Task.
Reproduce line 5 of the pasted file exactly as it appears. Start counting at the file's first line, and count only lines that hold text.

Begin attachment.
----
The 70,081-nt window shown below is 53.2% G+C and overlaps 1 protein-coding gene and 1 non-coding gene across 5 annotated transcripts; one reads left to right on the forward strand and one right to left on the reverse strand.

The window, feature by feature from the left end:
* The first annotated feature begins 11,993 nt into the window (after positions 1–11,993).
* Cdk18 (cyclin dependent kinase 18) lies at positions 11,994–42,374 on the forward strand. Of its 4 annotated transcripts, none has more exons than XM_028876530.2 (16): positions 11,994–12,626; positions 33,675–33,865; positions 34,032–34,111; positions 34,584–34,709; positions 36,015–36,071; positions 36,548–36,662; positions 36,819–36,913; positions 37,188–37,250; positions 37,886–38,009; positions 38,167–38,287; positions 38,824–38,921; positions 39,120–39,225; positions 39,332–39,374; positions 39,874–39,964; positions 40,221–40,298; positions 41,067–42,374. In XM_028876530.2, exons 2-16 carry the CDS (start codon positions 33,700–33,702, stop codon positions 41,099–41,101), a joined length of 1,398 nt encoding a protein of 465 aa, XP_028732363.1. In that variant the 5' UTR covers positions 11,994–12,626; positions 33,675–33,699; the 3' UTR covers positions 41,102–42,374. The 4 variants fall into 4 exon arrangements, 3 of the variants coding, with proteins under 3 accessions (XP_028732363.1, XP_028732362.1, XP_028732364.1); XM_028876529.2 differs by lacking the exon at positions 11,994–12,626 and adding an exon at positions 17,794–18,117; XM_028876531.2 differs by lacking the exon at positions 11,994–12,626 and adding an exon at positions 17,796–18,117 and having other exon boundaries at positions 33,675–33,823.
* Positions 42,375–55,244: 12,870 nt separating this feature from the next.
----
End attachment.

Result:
* Positions 42,375–55,244: 12,870 nt separating this feature from the next.